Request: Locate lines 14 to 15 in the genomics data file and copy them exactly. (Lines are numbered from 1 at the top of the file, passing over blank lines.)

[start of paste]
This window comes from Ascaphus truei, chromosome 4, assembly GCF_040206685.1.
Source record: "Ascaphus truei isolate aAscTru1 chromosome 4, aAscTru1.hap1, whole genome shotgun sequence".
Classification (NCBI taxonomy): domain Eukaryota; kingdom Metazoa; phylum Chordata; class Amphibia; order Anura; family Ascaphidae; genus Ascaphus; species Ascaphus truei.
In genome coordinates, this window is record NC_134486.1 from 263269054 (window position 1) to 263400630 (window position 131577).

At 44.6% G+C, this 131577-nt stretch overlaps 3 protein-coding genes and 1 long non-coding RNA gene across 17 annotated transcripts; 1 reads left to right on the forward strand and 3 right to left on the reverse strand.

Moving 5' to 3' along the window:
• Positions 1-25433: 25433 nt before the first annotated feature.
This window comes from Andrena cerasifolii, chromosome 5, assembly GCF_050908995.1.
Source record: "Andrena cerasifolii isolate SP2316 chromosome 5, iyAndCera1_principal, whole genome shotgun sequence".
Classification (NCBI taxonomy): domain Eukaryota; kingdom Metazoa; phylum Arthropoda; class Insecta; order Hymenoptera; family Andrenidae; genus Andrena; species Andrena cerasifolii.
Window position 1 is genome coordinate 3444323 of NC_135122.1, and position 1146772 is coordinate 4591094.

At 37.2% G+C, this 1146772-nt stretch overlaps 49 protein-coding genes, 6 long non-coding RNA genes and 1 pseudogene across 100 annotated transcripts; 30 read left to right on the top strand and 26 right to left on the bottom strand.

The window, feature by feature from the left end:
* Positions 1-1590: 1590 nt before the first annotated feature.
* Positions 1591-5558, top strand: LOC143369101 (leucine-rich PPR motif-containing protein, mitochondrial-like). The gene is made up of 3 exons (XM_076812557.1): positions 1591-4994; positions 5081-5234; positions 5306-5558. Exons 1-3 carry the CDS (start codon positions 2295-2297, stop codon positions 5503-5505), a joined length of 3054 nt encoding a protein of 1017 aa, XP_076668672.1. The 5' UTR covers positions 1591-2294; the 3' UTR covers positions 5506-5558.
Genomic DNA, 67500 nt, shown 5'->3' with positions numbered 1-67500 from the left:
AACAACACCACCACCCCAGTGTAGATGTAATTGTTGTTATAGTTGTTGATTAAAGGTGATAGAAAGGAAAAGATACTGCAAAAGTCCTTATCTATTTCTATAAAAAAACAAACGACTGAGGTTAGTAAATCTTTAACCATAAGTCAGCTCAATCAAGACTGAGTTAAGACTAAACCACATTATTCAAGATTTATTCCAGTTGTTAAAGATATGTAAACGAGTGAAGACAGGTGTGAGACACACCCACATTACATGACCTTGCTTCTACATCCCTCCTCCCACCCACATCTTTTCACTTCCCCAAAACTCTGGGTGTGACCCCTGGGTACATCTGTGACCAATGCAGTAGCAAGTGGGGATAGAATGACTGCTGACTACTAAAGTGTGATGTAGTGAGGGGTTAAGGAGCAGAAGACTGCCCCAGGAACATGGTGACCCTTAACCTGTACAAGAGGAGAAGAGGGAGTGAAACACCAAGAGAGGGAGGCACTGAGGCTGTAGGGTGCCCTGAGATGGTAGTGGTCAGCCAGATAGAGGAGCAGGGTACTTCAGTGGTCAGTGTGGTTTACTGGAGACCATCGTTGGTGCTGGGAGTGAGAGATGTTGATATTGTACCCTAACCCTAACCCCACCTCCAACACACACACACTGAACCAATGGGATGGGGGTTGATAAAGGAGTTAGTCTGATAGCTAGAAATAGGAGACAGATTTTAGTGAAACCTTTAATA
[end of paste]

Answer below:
* Positions 1-1590: 1590 nt before the first annotated feature.
* Positions 1591-5558, top strand: LOC143369101 (leucine-rich PPR motif-containing protein, mitochondrial-like). The gene is made up of 3 exons (XM_076812557.1): positions 1591-4994; positions 5081-5234; positions 5306-5558. Exons 1-3 carry the CDS (start codon positions 2295-2297, stop codon positions 5503-5505), a joined length of 3054 nt encoding a protein of 1017 aa, XP_076668672.1. The 5' UTR covers positions 1591-2294; the 3' UTR covers positions 5506-5558.